The blimp that broke loose from an Army facility in Maryland last fall, wreaking havoc with its milelong tether, flew uncontrolled for hours because someone neglected to put batteries in its automatic-deflation device, Pentagon investigators have found.
The pilotless, radar-carrying blimp was part of the troubled JLENS missile-defense system, which has failed to perform as promised while costing taxpayers more than $2.7 billion since 1998.
The runaway blimp episode was caused by a cascade of events spanning 13 hours, according to people familiar with the investigation, an overview provided to congressional staff members and a summary released by a military spokeswoman.
The six-sentence summary of the investigation said that "design, human, and procedural issues all contributed" to the mishap. Pentagon officials declined to release a copy of the investigative report.
The blimp was one of two moored at the Army's Aberdeen Proving Ground. On Oct. 28, it was floating at an altitude of about 5,200 feet when its tether tore apart.
Fighter jets were scrambled to track the blimp as it wafted over Maryland and Pennsylvania, and commercial air traffic had to be diverted. The blimp's tether damaged power lines, knocking out electricity to 35,000 rural Pennsylvania residents. The tattered blimp finally came to rest in high trees in rural Moreland Township, Pa.
The incident made JLENS a target of widespread ridicule and provoked fresh questions about the program.
JLENS — short for Joint Land Attack Cruise Missile Defense Elevated Netted Sensor System — is designed to provide early warning of enemy cruise missiles, drones or other low-flying threats.
The blimps, also called aerostats, can float as high as 10,000 feet. At that altitude, their powerful radar can see 340 miles in any direction, farther than land- or sea-based radar, according to the system's prime contractor, Raytheon Co.
The 7,000-pound aerostats are anchored to the ground by 11/8-inch-thick Kevlar tethers, which also hold wiring for electricity.
The two blimps at Aberdeen were participating in an "operational exercise" intended to test the system's ability to defend the Washington, D.C., area. The exercise was suspended after the accident.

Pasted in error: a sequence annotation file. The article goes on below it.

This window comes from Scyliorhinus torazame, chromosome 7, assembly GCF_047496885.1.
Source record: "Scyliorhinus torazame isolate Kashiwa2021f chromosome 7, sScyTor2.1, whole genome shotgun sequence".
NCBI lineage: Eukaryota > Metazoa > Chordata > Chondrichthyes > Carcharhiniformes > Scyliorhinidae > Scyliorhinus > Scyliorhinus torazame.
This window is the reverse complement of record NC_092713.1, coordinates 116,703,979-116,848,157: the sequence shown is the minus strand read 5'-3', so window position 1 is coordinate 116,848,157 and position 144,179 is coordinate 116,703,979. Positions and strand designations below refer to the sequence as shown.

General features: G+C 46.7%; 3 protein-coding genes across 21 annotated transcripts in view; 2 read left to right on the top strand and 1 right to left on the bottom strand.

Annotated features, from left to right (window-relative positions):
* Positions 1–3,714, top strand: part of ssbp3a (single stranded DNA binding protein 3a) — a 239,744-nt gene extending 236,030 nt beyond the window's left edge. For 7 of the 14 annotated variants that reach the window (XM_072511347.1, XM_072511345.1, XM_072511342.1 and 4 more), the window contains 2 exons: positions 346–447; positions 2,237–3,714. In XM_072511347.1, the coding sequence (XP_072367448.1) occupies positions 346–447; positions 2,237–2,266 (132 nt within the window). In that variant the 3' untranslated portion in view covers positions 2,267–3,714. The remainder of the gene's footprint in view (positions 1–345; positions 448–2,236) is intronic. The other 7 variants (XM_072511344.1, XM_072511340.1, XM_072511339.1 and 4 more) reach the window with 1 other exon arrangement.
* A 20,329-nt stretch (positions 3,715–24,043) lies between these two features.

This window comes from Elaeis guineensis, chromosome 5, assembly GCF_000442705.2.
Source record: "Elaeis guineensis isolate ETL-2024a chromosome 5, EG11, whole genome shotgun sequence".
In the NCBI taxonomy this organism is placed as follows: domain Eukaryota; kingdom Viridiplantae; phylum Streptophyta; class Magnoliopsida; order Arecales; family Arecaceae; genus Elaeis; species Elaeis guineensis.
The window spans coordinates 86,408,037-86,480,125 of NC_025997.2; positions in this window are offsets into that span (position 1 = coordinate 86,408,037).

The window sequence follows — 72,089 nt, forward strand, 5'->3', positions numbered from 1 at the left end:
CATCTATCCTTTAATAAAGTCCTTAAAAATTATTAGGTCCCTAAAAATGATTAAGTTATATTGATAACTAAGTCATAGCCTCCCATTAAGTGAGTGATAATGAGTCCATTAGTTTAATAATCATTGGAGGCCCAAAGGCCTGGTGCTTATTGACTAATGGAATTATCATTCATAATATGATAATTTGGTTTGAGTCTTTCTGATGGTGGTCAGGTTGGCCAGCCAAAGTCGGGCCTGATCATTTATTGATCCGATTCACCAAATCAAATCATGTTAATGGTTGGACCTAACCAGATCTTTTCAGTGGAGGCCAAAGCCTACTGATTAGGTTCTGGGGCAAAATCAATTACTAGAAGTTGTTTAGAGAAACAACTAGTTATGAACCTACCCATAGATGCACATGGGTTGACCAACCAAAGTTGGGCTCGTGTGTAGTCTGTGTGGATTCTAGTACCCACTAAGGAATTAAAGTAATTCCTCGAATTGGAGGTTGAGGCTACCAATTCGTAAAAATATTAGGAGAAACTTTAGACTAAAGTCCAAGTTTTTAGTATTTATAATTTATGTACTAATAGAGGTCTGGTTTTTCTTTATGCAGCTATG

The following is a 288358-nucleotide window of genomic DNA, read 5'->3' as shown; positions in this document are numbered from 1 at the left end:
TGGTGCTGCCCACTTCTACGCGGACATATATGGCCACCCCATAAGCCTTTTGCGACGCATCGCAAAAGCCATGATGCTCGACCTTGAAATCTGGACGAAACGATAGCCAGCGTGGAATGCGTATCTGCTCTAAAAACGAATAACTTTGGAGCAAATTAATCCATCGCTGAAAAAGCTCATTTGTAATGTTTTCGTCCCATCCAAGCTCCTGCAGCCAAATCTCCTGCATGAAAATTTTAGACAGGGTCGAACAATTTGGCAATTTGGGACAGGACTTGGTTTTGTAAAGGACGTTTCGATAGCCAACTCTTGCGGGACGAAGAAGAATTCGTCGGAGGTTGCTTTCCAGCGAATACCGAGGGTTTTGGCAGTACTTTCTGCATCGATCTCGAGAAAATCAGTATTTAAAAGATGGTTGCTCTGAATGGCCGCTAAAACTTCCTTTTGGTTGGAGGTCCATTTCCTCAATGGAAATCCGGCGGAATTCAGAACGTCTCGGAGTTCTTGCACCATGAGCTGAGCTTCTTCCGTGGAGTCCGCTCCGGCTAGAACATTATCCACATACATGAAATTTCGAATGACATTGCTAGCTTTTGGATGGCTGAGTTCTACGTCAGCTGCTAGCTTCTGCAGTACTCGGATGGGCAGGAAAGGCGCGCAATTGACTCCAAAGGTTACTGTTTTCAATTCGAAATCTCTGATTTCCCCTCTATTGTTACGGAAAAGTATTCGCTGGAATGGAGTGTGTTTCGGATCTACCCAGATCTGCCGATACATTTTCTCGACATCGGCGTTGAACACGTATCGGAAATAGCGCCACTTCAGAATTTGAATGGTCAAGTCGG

The sequence of events that caused the blimp to break away began when a pitot tube, a narrow 18-inch-long device intended to measure air pressure within the blimp, malfunctioned. Ground personnel failed to detect or address the problem, investigators found.
Ordinarily, fans within the blimp would activate in response to a change in atmospheric conditions, such as increased winds. But because the pitot tube failed, the fans did not operate — and air pressure within the blimp started to drop.
The blimp turned so that it was perpendicular to the prevailing wind, instead of the desired parallel position. Gusts that reached 69 mph bent its vertical tail fins out of their normal shape.
This made the blimp unstable in the air, putting greater pressure on the mooring tether than it was designed to withstand, according to the investigative documents.
Still, the blimp was equipped with an automated device that should have caused it to deflate promptly and return to ground within two miles. The device failed to activate, because batteries had not been installed as a backup power source, according to people familiar with the investigation.
Michael Kucharek, a spokesman for the North American Aerospace Defense Command and the U.S. Northern Command, confirmed the lapse: "The lack of batteries prevented the automatic rapid deflation device from deploying."
Military officials declined to say who was responsible for failing to load the batteries. The blimps were managed by Army and contractor personnel.
The breakaway was the most conspicuous of many setbacks for JLENS, detailed in a Times report published last September. In tests, the system has struggled to track flying objects and to distinguish friendly aircraft from threatening ones.
A 2012 report by the Pentagon's Operational Test and Evaluation office faulted the system in four "critical performance areas" and rated its reliability as "poor." A year later, in its most recent assessment, the agency again cited serious deficiencies and said JLENS had "low system reliability."
A spokesman for Defense Secretary Ashton B. Carter said Carter "concurred" with a recommendation from military officials to resume the JLENS operational exercise.
"A thorough and complete test will allow us to determine if this technology will contribute to the overall homeland defense architecture here in the National Capital Region," said the spokesman, Air Force Lt. Col. Tom Crosson.
Now it will be up to Congress to decide whether to provide the additional funds needed to return JLENS to the skies. In the last week, military officials have privately told congressional staff that they would like an additional $27 million to restart the operational exercise as of Oct. 1.
A spokesman for Sen. Barbara A. Mikulski of Maryland, the ranking Democrat on the Senate Appropriations Committee and a supporter of JLENS, said the senator "is reviewing the findings of the investigation as Congress examines next steps in funding for the program."
Army Major Beth R. Smith said that officials in charge of the operational exercise plan to "fix any issue identified'' by the investigation and will follow recommendations to add personnel to JLENS and improve training and equipment.
Click here to read previous articles by David Willman about problems in the nation's missile-defense programs.